Foods

Cooking With Wine

February 20, 2017

Experts no longer believe that you should cook with only cheap wine. They used to believe that it didn’t matter to the flavor, but I am here to tell you that it does. I fancy myself a professional chef and food stylist and I know of what I speak. Maybe people still do it to save money, but don’t kid yourself. A good wine should be used in the preparation of sauces or to deglaze a skillet. If the recipe calls for a specific type of wine such as white or red, or perhaps sherry, get the kind you would drink yourself. It doesn’t mean the most expensive at all as that can run you hundreds of dollars per bottle. I am talking about about twenty or thirty at most. Something you would offer guests or order yourself at a fine dining restaurant. In the liquor store or supermarket, a bottle that costs $20 goes for $40. So you know you are using the right wine if you follow my tip.

I often cook with sauterne or a pinot noir. I keep plenty in my wine refrigerator that I found here on Home Bar Hero. It holds a case and keeps reds and whites at different temperatures. You don’t want to over chill the reds. Let them stand at room temperature if you are unsure. I like them in the cooler where I can see them all at once. I don’t use a wine rack or store bottles on a shelf. Sherry doesn’t have to be refrigerated, but when drinking or serving chardonnay, Pinot Grigio or Riesling, the wine should be quite cold. Reds include Beaujolais, Merlot, Cabernet Sauvignon, and Zinfandel. Each wine, red or white, has a distinct flavor. I like to pair whites with fish, pork and chicken and reds with red meat. It is a kind of general rule of thumb. If you want a particular flavor, note these special undertones. Zinfandel, for example, emits a broad, exotic array of fruits from stone (overripe nectarine), to red (raspberry, sour cherry), to blue (plum, blueberry), to black (blackberry, boysenberry). There is also a bit of Asian spice powder, and in some, a sweet tobacco. As an alternative, go to Cabernet Sauvignon for a bit of black cherry, black currant, baking spices and cedar (from oak). You can really flavor a dish if you choose carefully. I keep a number of each key type of red and white in my wine refrigerator. I’ll move something aside if I don’t like how it works with my favorite ingredients.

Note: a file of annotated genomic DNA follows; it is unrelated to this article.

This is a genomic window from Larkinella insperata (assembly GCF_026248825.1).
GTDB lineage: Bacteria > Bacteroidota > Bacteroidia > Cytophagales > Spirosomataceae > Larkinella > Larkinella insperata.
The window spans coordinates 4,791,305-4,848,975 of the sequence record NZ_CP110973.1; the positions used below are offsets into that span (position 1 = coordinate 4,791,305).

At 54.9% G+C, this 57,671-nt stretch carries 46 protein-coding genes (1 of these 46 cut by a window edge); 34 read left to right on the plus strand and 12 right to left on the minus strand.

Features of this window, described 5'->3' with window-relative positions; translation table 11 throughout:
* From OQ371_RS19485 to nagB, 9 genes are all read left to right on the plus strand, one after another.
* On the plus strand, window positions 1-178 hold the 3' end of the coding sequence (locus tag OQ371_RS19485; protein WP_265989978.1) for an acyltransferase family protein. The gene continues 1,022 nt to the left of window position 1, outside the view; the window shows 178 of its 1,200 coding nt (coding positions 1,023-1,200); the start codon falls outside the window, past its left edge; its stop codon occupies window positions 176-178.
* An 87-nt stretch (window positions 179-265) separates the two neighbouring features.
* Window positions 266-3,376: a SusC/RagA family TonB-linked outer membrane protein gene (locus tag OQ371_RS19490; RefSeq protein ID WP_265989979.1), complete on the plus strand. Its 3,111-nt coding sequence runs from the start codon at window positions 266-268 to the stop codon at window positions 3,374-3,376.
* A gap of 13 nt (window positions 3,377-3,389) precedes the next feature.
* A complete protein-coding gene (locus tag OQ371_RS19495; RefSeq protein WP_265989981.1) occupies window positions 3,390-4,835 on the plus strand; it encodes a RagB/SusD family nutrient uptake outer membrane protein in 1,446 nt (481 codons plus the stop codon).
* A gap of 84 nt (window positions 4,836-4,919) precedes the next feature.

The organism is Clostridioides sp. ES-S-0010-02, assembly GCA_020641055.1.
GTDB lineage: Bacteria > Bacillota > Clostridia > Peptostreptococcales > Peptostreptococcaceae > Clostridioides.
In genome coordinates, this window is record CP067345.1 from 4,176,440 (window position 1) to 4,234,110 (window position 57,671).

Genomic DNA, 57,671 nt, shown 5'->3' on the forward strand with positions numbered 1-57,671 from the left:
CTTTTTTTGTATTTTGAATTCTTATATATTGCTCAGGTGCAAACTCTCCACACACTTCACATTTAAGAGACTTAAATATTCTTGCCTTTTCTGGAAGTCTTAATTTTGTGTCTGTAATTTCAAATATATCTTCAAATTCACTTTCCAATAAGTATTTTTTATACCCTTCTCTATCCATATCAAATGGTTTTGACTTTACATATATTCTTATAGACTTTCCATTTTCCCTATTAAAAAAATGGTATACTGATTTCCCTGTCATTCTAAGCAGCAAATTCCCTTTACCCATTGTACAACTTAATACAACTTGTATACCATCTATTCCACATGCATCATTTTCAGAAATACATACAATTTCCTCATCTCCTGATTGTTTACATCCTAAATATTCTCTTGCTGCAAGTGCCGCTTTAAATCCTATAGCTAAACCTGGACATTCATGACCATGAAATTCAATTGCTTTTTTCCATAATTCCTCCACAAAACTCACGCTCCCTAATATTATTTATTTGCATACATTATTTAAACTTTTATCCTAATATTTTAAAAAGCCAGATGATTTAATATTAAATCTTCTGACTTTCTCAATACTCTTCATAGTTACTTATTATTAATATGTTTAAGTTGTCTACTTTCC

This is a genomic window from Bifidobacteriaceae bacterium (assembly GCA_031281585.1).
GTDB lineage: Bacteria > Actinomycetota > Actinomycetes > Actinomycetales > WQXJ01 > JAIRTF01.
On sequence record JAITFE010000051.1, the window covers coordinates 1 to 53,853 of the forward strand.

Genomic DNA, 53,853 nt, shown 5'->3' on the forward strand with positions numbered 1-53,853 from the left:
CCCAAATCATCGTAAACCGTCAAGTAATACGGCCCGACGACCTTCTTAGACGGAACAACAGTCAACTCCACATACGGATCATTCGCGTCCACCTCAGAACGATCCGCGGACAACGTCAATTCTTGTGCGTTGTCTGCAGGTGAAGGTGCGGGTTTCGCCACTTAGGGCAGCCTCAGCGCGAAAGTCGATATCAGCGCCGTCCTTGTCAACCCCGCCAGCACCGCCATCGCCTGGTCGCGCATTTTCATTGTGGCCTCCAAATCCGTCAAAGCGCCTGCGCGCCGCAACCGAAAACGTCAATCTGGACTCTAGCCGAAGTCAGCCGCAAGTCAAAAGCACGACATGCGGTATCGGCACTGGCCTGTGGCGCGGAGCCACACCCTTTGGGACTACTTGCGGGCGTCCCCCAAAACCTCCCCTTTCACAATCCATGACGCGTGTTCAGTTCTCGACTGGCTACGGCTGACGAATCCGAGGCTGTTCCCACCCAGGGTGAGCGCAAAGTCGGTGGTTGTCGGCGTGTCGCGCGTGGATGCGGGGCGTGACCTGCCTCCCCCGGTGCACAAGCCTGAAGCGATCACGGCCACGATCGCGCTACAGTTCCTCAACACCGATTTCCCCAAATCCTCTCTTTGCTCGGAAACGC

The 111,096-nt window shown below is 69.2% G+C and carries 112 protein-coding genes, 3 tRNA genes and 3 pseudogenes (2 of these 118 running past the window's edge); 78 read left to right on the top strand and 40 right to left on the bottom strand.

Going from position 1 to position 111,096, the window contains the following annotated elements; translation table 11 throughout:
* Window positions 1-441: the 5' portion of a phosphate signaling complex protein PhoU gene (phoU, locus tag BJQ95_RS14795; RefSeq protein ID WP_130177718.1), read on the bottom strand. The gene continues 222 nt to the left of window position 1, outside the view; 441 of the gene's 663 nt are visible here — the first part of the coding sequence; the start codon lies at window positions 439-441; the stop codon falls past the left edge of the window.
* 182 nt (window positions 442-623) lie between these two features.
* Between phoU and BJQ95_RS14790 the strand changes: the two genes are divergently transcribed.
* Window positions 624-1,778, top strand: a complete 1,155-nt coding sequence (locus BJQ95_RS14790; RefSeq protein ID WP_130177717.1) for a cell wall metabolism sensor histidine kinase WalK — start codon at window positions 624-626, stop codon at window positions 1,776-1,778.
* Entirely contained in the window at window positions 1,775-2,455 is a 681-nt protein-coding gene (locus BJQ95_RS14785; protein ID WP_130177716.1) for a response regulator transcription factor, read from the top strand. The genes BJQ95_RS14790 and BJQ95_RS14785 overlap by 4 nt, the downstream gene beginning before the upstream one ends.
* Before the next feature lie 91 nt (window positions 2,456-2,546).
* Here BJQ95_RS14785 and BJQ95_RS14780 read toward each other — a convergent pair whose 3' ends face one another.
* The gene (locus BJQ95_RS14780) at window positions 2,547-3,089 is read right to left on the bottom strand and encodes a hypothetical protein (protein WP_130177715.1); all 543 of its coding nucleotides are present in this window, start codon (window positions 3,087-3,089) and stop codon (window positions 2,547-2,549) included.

Wines are full-bodied or light so learn what this means. Pinot Noir is known for its very red fruited (cherry, cranberry) and red-floral (rose) tones, often with appealing vegetal notes of beet, rhubarb, or mushroom. You can see that it can get very exotic. Wines are a sophisticated specialty indeed. It pertains to drinking them alone or using them in food preparation. Many recipes give you the details, but then again many don’t. You have to experiment and learn by trial and error.